As yet another round of bank bashing gets underway it’s been interesting to see how the salaries of bank executives are being compared with the plight of regular bank employees. This happened when Lloyds executives were asked to ‘hand back’ part of their bonuses and most recently with news of HSBC’s executive pay awards .
There’s a sense that regular bank employees deserve their jobs more than their leaders deserve theirs . Or even worse, that high pay for executives is in some way contributing to job losses for colleagues further down the hierarchy. This is quite a shift from a few years ago when all bank employees, whatever their stripes, were viewed as being culpable for the economic crisis and deserving of public scorn.
I remember in 2009, when I worked for one of the partly state-owned banks, members of the public coming into branches and saying to staff things like: “you work for me now,” or “I pay your wages.”
There’s still a bit of that, but the mood has definitely changed. Why? Partly it’s because people have recognised that most bank employees have absolutely no involvement in a banks’ riskier activities. A cashier in a high street branch knows nothing of an investment bank’s complex and mysterious financial instruments.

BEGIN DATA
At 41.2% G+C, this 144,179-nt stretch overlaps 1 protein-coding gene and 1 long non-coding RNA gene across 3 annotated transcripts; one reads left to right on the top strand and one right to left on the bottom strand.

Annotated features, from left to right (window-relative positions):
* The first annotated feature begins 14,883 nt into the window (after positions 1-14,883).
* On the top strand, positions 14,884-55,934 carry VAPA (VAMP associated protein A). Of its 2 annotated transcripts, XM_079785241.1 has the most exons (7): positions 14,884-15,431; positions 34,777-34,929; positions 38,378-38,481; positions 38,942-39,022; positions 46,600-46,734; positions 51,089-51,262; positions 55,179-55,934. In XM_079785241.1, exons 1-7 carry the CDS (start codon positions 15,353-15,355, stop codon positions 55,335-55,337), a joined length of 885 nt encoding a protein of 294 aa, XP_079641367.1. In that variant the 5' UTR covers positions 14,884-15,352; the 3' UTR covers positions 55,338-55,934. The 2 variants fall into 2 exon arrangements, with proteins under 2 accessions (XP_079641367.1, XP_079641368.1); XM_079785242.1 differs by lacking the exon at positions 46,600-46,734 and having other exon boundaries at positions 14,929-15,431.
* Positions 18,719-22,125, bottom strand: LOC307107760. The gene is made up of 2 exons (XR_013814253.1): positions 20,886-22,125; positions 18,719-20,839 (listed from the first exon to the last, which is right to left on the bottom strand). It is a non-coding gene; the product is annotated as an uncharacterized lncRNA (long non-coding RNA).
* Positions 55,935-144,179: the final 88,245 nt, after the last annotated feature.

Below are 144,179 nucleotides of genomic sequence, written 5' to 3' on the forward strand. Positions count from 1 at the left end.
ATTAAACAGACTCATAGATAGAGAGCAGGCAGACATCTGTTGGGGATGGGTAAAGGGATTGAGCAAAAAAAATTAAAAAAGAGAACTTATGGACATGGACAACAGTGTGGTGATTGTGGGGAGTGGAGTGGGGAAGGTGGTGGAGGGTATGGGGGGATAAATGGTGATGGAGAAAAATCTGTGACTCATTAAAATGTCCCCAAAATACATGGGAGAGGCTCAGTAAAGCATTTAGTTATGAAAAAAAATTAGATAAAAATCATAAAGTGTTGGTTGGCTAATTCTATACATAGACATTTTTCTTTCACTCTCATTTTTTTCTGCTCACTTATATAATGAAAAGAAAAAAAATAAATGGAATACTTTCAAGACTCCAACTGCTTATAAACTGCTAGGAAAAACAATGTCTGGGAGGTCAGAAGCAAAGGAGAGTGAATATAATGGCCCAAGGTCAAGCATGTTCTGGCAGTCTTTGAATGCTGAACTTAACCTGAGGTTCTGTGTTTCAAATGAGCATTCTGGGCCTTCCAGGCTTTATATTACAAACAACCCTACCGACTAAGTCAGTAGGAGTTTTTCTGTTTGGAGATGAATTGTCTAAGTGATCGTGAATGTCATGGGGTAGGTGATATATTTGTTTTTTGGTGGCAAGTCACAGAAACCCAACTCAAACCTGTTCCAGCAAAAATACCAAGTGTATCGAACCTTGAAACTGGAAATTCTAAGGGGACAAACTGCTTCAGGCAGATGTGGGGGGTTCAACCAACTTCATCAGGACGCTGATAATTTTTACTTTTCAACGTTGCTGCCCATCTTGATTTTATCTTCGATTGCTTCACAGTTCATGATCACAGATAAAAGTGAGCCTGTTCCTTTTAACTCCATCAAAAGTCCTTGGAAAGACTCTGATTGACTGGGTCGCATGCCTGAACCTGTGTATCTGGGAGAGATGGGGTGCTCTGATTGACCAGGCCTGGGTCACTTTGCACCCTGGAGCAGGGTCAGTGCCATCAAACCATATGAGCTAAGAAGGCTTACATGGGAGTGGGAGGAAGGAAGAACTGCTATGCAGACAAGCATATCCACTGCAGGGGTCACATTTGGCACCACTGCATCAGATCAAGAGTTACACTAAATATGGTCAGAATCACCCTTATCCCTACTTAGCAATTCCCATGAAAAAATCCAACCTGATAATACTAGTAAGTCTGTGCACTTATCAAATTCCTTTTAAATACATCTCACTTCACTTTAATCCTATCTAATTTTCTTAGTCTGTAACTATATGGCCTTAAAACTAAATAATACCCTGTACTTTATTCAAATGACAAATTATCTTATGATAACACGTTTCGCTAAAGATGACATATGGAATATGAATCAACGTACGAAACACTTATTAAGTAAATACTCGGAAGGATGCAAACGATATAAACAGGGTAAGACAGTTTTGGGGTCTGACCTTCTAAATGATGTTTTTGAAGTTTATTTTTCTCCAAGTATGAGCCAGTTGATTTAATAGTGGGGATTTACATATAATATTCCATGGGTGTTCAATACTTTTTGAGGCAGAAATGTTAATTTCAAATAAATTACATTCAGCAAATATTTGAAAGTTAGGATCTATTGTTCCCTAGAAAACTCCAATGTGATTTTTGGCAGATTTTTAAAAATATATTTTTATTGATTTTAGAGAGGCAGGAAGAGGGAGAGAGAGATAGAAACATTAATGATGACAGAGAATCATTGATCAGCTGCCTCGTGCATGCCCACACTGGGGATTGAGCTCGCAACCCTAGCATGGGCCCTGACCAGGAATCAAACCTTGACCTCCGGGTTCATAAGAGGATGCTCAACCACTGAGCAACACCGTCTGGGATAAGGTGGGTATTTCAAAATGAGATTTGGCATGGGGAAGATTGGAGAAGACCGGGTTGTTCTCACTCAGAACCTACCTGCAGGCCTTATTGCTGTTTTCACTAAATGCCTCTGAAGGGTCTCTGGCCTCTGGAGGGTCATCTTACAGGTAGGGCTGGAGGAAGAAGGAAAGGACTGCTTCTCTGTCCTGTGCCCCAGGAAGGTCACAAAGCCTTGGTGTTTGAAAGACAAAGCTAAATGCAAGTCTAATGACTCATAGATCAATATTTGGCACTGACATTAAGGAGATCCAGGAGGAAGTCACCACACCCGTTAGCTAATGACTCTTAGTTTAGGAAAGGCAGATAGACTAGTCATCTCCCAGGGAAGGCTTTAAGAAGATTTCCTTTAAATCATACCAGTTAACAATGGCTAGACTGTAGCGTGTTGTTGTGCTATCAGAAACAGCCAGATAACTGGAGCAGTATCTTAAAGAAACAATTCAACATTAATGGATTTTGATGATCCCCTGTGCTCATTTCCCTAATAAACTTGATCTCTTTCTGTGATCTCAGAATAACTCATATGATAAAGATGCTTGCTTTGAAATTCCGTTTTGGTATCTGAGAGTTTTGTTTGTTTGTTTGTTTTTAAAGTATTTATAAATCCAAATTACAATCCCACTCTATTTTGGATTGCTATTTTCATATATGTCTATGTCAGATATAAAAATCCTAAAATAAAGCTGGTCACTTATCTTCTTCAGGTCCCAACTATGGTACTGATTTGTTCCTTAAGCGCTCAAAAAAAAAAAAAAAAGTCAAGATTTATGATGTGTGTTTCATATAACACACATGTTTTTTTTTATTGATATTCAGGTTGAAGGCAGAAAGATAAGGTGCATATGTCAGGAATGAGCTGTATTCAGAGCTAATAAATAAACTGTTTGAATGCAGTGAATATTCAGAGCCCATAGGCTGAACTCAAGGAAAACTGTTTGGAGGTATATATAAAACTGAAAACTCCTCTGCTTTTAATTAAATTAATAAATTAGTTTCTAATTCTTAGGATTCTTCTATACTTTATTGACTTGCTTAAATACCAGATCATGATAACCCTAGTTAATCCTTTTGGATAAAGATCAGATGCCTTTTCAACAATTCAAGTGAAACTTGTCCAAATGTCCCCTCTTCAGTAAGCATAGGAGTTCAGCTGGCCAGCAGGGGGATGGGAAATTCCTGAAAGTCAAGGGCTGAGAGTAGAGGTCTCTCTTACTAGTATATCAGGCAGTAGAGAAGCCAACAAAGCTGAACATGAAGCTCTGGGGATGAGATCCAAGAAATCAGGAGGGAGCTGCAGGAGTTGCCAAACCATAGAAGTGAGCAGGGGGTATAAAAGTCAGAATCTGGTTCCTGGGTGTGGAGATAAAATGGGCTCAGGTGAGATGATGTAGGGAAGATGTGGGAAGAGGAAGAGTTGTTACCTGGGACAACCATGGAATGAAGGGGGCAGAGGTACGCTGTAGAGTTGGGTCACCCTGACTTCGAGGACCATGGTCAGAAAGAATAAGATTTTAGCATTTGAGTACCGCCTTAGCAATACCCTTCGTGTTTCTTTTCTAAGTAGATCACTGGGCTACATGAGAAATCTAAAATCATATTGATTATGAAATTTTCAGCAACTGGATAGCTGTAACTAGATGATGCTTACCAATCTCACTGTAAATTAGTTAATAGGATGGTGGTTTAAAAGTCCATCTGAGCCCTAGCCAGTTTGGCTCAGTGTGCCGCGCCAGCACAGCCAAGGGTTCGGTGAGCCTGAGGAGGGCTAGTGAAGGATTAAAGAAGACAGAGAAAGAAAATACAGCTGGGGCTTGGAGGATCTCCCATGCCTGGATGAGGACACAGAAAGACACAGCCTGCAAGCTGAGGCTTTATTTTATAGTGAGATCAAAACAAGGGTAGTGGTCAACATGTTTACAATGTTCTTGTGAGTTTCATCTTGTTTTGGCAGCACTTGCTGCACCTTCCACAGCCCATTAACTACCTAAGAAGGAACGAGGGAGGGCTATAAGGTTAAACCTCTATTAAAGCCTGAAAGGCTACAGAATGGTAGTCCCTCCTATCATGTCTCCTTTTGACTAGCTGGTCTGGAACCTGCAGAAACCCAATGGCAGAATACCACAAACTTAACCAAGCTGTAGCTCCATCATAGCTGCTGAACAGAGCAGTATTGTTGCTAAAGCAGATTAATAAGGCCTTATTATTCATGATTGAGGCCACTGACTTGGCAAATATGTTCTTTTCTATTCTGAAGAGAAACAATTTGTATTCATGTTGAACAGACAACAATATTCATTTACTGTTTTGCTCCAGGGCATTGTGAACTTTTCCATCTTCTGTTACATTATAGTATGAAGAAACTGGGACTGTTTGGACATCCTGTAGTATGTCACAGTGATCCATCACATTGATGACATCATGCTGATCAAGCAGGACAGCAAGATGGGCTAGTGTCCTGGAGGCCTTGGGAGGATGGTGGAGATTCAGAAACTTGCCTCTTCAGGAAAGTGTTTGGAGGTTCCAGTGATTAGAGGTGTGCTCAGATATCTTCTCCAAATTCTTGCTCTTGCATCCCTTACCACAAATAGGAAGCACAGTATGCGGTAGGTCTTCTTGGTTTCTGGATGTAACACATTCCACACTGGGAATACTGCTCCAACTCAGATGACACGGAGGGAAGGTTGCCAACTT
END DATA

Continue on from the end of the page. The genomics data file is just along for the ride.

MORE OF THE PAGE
But it’s also part of a broader change in the way regular employees of any organisation are viewed. The 2012 Edelman Trust Barometer shows a significant jump in the trust levels for ‘people like me’ (22 points) and ‘regular employees’ (16 points). At the same time trust in CEOs fell by 12 points. (While of course, banks and financial services continue to languish at the bottom of the industry trust league table.)
There’s now a feeling that ‘we’ are all in this together – regular people struggling through difficult circumstances. ‘They’ – executives – however are not sharing the pain.
This is a dangerous state for business leaders in every industry and particularly in financial services. Leaders urgently need to rebuild consumers’ trust in them and their organisations. The clever, talented, ambitious people who become senior executives and CEOs will always earn more than others. They need to make a stronger case why that is so and why it’s deserved.